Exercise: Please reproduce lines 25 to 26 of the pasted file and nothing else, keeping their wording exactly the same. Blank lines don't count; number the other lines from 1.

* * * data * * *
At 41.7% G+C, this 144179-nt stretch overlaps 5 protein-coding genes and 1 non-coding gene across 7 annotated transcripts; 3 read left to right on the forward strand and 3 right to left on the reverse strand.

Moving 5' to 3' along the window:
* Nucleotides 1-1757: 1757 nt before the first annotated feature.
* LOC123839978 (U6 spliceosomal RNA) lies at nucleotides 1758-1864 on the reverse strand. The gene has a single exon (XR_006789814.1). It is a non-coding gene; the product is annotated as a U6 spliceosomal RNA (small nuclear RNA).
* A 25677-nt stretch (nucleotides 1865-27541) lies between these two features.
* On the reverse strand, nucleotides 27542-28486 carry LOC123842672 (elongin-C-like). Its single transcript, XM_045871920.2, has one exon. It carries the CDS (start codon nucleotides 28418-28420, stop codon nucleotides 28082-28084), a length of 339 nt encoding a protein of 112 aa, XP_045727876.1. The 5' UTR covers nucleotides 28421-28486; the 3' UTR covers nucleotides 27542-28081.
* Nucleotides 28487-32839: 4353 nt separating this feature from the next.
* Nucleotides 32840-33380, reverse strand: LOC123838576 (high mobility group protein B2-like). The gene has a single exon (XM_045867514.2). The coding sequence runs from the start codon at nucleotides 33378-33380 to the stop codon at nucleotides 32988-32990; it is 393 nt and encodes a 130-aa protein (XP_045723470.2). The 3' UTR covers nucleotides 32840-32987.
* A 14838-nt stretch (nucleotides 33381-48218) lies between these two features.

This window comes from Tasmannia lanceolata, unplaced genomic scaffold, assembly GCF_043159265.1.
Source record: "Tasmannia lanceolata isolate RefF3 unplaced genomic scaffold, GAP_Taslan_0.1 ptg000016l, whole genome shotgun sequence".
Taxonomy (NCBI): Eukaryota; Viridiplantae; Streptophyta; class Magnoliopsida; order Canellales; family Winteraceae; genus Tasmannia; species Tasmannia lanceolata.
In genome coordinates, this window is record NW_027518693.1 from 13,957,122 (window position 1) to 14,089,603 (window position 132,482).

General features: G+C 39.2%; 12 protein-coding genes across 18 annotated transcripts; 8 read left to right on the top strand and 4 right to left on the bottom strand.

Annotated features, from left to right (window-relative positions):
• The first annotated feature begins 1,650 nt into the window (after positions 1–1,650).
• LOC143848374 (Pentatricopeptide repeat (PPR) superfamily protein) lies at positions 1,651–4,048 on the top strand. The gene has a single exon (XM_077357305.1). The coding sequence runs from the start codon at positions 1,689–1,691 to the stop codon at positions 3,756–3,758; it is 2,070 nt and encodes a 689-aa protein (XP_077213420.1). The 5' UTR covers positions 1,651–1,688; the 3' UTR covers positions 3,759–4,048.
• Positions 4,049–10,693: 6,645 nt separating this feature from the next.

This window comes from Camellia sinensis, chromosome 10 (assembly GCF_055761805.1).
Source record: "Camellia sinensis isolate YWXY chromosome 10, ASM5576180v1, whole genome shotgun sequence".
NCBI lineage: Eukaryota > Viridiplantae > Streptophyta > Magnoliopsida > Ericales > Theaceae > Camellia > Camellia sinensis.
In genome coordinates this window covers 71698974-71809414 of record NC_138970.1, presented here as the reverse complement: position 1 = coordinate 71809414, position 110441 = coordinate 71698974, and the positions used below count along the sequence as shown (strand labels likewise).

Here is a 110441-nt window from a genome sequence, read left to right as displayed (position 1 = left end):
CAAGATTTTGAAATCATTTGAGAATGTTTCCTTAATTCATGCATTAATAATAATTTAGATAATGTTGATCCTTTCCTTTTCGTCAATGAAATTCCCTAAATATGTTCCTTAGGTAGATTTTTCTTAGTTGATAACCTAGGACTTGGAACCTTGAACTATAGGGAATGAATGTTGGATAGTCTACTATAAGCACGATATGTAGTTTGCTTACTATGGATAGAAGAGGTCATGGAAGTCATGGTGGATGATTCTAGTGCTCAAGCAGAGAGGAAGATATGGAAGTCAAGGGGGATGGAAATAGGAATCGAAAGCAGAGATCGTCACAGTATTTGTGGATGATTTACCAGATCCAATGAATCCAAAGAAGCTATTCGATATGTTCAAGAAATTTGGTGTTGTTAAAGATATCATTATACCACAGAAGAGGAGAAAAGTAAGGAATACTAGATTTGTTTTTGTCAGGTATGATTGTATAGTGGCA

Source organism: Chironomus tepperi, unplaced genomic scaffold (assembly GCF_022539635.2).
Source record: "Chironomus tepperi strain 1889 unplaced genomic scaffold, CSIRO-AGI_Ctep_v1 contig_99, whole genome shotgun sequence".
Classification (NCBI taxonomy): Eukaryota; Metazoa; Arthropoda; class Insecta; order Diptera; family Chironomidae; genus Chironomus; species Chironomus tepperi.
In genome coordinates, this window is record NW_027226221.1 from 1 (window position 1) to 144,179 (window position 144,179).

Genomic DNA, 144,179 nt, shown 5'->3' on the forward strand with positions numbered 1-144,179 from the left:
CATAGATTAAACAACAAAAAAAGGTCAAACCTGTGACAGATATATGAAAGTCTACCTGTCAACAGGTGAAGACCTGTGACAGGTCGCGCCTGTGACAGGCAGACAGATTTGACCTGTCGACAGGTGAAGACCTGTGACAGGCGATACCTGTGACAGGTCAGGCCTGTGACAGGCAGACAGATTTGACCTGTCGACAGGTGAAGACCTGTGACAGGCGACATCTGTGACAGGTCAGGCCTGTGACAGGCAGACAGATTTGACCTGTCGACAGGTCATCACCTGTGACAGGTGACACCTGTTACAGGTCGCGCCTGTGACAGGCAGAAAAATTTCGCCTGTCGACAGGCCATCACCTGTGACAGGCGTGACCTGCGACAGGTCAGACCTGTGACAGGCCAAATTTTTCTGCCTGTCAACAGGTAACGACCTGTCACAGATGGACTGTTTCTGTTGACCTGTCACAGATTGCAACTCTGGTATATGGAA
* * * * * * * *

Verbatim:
Source organism: Chironomus tepperi, unplaced genomic scaffold (assembly GCF_022539635.2).
Source record: "Chironomus tepperi strain 1889 unplaced genomic scaffold, CSIRO-AGI_Ctep_v1 contig_99, whole genome shotgun sequence".